Interested in Making VR? Here's a Crash Course for Filmmakers
It's not too scary: translate your filmmaking skills into the language of 360.
Sure, VR looks interesting, but who has time to learn a brand new medium when you’re still perfecting the craft of filmmaking? While attending SXSW 2018, No Film School viewed a hands-on VR Storytelling for Filmmakers session led by Mark Sternberg of REVRIE Immersive Works and Kiira Benzing of Double Eye Productions that provided filmmakers with a crash course.
In addition to a basic explanation on the key differences between working in film and VR, there were hands-on demonstrations for each part of the process—with additional presenters Dario Laverde from HTC Vive, Kent Rahman from Thoughtworks, and Samantha Wolfe from PitchFWD—and demos from VR camera makers Kandao Obsidian as well as Mindshow.
If you're interested in trying your hand at VR but aren't sure where to start, this discussion covered crucial points that might pop up in your journey from pre-production through post. The following breakdown should give you a taste of the concepts needed to get started.
Here's a breakdown of the process that Sternberg and Kiira covered in the session.
1. VR Pre-Production
Welcome to the equirectangular frame. Or, as Benzing leaders describe it, "a fancy word for taking a projection of a sphere flattened out into a map."
Above is the proposed equirectangular storyboard.
- Zenith = top point of sphere
- Nadir = bottom point of sphere
- Stereoscopic VR = provides a different image for each eye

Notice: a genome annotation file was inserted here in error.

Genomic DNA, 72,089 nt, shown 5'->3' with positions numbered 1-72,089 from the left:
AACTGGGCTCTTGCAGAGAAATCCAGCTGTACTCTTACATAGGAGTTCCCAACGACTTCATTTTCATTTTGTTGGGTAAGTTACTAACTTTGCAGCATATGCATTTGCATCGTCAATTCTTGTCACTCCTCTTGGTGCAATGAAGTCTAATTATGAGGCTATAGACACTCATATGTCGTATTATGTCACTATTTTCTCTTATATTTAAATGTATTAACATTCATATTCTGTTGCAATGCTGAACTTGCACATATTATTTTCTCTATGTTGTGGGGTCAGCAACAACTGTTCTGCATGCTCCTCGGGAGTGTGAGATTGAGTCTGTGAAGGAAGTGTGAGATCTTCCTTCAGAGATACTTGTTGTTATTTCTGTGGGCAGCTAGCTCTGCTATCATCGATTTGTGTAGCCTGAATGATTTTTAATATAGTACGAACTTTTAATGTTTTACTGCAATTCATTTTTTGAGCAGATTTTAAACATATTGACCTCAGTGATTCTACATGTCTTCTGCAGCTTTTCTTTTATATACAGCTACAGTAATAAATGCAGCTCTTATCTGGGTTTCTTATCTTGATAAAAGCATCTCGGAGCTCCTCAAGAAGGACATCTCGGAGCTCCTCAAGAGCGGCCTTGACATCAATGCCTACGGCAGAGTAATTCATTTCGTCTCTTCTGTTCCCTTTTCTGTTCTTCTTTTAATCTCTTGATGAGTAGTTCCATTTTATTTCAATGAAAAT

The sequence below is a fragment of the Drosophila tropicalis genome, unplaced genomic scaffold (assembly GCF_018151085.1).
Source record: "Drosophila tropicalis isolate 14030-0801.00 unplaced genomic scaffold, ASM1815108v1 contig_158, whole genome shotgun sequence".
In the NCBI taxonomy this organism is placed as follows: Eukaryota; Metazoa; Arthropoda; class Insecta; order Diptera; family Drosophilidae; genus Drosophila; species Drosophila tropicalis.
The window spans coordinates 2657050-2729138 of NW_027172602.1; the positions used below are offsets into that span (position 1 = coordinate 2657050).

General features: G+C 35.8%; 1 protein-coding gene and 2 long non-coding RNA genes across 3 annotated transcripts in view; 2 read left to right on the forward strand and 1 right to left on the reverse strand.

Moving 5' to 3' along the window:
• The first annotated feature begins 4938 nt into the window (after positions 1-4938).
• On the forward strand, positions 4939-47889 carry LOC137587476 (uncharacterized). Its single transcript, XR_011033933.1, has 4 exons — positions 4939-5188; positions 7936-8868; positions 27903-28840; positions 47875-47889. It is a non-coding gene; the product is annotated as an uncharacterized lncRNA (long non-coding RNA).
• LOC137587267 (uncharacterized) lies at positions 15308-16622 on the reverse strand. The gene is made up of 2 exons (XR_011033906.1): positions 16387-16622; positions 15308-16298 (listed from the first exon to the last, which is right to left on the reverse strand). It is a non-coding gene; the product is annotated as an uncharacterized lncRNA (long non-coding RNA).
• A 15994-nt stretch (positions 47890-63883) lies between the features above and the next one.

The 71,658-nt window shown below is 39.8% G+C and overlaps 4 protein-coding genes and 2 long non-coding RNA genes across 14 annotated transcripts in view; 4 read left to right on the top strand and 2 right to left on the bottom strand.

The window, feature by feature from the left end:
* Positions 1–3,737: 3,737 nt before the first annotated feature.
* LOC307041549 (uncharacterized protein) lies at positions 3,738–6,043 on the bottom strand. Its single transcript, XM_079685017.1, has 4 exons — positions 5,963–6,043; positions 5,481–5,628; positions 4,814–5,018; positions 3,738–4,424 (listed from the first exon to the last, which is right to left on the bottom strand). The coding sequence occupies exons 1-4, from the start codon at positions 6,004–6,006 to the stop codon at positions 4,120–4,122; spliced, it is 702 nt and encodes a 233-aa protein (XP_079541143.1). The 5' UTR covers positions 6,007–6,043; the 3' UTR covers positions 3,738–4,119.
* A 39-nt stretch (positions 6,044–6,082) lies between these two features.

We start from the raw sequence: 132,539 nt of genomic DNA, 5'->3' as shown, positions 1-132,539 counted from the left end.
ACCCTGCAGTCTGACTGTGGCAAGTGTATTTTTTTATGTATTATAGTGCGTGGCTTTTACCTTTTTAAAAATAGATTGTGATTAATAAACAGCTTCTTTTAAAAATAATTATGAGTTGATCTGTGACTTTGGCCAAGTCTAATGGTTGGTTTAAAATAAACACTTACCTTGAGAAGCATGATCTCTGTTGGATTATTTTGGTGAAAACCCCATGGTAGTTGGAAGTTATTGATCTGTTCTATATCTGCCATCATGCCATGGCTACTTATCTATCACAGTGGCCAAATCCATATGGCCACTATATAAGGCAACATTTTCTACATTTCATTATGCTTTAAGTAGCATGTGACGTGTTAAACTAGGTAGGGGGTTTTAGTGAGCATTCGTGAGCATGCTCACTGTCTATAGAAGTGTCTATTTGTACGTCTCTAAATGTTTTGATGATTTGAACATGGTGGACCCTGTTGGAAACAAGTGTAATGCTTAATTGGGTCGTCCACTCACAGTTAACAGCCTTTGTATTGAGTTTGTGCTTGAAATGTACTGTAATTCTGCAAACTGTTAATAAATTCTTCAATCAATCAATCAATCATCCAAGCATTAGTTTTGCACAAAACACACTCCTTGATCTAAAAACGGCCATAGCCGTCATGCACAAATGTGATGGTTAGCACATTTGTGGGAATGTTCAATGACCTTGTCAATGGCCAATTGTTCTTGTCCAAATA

- Monoscopic VR = provides the same image for both eyes
Here's a tip: because headsets aren’t all that comfortable yet, don’t set nine minutes of your story in the zenith or nadir, unless you want viewers to experience some serious neck aches.
When crafting the POI, anticipate rebellion (as session leaders described it) where some people will, for whatever reason, want to “look at the potted plant in the corner.”
Point of Interest
In terms of most-used vocabulary, VR tends to refer to the point of interest (POI). A POI is what VR creators come up with to attract the eye of the viewer, and therefore, lay out a path (or multiple paths) for the viewer to follow. Something direct that viewers might follow would be a glowing ball of light, while a less direct POI might be a single human figure that the viewer will naturally gravitate towards.
Tip: When crafting the POI, anticipate rebellion (as session leaders described it) where some people will, for whatever reason, want to “look at the potted plant in the corner.”
Problematic use of POI:
- Points of interest that never leave the 90-degree area in front of the viewer. When you do that, the complaint you get from the viewer is, "why was this VR?"
- Ping-ponging: When two points of interest are 180 degrees away from each other, the viewer gets tired of looking back-and-forth and gives up.
Blocking for VR
Because actors are always in the frame, they are always "on." Since they don’t exit and enter the frame, they must always stay in character.